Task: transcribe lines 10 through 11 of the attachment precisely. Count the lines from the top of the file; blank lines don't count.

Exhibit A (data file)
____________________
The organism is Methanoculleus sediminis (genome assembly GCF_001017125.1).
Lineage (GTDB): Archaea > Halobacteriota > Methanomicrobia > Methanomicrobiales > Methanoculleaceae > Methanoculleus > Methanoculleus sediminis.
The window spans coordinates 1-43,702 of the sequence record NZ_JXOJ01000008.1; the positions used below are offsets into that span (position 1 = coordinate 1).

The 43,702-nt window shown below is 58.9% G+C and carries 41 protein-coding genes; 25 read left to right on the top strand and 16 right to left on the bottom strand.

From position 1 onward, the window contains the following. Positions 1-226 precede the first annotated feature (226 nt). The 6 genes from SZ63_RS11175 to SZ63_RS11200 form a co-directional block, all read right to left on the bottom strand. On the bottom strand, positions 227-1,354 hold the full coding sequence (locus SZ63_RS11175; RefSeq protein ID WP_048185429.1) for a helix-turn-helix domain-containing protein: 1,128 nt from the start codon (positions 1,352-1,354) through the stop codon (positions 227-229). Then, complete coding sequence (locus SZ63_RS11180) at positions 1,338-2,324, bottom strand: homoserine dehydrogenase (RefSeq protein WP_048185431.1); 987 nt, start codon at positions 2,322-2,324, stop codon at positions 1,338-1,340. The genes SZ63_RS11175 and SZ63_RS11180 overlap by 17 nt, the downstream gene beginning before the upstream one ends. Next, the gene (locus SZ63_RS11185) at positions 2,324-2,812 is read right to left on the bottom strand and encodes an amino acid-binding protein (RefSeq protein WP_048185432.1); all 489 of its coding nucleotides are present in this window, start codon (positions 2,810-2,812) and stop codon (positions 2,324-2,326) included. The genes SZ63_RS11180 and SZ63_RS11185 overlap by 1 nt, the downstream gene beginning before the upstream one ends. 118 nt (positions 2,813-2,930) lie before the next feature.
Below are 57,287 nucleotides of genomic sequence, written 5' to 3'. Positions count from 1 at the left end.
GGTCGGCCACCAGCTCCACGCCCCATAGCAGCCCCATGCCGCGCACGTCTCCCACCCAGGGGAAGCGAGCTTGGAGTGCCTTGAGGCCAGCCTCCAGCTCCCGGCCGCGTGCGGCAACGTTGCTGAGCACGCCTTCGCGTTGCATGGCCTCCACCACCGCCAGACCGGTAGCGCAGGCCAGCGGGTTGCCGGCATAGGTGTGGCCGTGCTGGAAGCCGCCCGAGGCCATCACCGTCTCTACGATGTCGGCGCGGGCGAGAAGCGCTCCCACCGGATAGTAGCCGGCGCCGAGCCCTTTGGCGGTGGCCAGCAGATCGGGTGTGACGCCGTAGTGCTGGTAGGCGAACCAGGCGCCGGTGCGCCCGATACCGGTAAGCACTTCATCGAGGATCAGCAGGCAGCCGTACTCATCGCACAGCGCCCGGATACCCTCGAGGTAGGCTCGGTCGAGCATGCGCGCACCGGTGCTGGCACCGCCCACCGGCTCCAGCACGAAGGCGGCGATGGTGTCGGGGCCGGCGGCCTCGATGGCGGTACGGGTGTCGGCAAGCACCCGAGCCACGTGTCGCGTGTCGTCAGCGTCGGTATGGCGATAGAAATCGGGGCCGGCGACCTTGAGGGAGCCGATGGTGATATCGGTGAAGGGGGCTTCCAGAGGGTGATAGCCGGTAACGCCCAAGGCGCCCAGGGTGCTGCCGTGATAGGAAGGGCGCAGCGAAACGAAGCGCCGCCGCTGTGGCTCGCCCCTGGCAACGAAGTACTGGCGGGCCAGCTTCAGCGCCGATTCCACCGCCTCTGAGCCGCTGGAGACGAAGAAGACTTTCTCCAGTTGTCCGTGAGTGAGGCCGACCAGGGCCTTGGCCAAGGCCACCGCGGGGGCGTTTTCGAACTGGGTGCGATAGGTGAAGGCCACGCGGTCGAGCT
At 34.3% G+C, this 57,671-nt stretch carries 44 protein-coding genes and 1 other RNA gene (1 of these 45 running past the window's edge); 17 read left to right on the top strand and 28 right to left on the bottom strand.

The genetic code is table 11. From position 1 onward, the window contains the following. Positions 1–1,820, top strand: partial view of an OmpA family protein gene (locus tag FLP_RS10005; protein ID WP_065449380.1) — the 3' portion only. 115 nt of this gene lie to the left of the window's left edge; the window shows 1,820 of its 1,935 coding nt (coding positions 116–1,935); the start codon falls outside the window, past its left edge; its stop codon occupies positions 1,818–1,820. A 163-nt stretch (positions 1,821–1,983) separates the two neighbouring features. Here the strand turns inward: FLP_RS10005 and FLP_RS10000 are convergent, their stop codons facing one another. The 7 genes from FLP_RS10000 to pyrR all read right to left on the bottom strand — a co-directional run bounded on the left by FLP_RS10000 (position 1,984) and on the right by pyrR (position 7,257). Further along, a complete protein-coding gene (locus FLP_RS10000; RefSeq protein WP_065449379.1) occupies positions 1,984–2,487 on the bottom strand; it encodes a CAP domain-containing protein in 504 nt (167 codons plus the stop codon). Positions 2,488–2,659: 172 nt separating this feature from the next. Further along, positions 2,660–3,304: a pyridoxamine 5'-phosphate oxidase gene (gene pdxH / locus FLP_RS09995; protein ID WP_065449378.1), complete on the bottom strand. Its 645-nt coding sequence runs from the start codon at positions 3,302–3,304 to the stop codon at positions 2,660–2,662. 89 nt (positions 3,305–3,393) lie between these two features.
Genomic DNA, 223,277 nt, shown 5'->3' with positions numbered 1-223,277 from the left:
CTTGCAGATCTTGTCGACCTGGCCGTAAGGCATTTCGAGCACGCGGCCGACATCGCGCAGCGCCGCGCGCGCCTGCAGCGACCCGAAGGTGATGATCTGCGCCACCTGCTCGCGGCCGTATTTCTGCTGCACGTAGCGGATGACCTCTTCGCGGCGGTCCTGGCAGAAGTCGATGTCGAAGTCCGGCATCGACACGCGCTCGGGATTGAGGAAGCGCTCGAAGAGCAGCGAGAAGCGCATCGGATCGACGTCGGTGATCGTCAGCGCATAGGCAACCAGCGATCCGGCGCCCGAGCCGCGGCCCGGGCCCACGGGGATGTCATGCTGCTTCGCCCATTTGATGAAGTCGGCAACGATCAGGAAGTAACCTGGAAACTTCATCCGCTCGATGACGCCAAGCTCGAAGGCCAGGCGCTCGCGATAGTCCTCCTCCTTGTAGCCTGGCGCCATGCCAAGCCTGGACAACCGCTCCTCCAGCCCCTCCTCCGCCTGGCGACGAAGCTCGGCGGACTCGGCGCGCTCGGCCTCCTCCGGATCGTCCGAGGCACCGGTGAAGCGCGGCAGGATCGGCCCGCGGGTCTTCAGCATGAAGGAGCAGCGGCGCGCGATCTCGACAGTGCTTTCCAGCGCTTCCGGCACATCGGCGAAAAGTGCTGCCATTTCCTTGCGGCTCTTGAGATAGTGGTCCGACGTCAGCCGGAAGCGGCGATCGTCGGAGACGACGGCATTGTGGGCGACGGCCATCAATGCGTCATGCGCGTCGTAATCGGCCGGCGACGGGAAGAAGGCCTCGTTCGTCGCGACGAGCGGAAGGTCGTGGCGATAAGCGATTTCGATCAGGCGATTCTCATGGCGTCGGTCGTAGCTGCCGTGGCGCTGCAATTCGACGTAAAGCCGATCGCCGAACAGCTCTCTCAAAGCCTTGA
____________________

Genomic DNA, 223,277 nt, shown 5'->3' with positions numbered 1-223,277 from the left:
CTTGCAGATCTTGTCGACCTGGCCGTAAGGCATTTCGAGCACGCGGCCGACATCGCGCAGCGCCGCGCGCGCCTGCAGCGACCCGAAGGTGATGATCTGCGCCACCTGCTCGCGGCCGTATTTCTGCTGCACGTAGCGGATGACCTCTTCGCGGCGGTCCTGGCAGAAGTCGATGTCGAAGTCCGGCATCGACACGCGCTCGGGATTGAGGAAGCGCTCGAAGAGCAGCGAGAAGCGCATCGGATCGACGTCGGTGATCGTCAGCGCATAGGCAACCAGCGATCCGGCGCCCGAGCCGCGGCCCGGGCCCACGGGGATGTCATGCTGCTTCGCCCATTTGATGAAGTCGGCAACGATCAGGAAGTAACCTGGAAACTTCATCCGCTCGATGACGCCAAGCTCGAAGGCCAGGCGCTCGCGATAGTCCTCCTCCTTGTAGCCTGGCGCCATGCCAAGCCTGGACAACCGCTCCTCCAGCCCCTCCTCCGCCTGGCGACGAAGCTCGGCGGACTCGGCGCGCTCGGCCTCCTCCGGATCGTCCGAGGCACCGGTGAAGCGCGGCAGGATCGGCCCGCGGGTCTTCAGCATGAAGGAGCAGCGGCGCGCGATCTCGACAGTGCTTTCCAGCGCTTCCGGCACATCGGCGAAAAGTGCTGCCATTTCCTTGCGGCTCTTGAGATAGTGGTCCGACGTCAGCCGGAAGCGGCGATCGTCGGAGACGACGGCATTGTGGGCGACGGCCATCAATGCGTCATGCGCGTCGTAATCGGCCGGCGACGGGAAGAAGGCCTCGTTCGTCGCGACGAGCGGAAGGTCGTGGCGATAAGCGATTTCGATCAGGCGATTCTCATGGCGTCGGTCGTAGCTGCCGTGGCGCTGCAATTCGACGTAAAGCCGATCGCCGAACAGCTCTCTCAAAGCCTTGA